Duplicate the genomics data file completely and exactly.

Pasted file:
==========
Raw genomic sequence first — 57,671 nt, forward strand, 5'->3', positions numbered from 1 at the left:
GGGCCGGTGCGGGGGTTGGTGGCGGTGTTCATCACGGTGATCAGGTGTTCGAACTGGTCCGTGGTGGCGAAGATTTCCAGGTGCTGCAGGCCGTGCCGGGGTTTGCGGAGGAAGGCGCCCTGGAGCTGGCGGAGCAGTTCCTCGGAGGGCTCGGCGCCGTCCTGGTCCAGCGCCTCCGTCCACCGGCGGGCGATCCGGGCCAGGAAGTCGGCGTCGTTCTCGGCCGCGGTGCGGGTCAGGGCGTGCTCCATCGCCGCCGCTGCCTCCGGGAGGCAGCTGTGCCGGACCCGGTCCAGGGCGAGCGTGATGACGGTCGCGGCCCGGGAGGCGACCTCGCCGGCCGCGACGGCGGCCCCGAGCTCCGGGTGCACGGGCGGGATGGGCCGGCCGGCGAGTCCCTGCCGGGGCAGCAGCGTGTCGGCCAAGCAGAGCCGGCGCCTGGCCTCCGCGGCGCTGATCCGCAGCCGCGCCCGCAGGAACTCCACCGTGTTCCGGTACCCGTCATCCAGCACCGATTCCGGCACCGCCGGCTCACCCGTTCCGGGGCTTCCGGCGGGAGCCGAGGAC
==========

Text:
Raw genomic sequence first — 57,671 nt, forward strand, 5'->3', positions numbered from 1 at the left:
GGGCCGGTGCGGGGGTTGGTGGCGGTGTTCATCACGGTGATCAGGTGTTCGAACTGGTCCGTGGTGGCGAAGATTTCCAGGTGCTGCAGGCCGTGCCGGGGTTTGCGGAGGAAGGCGCCCTGGAGCTGGCGGAGCAGTTCCTCGGAGGGCTCGGCGCCGTCCTGGTCCAGCGCCTCCGTCCACCGGCGGGCGATCCGGGCCAGGAAGTCGGCGTCGTTCTCGGCCGCGGTGCGGGTCAGGGCGTGCTCCATCGCCGCCGCTGCCTCCGGGAGGCAGCTGTGCCGGACCCGGTCCAGGGCGAGCGTGATGACGGTCGCGGCCCGGGAGGCGACCTCGCCGGCCGCGACGGCGGCCCCGAGCTCCGGGTGCACGGGCGGGATGGGCCGGCCGGCGAGTCCCTGCCGGGGCAGCAGCGTGTCGGCCAAGCAGAGCCGGCGCCTGGCCTCCGCGGCGCTGATCCGCAGCCGCGCCCGCAGGAACTCCACCGTGTTCCGGTACCCGTCATCCAGCACCGATTCCGGCACCGCCGGCTCACCCGTTCCGGGGCTTCCGGCGGGAGCCGAGGAC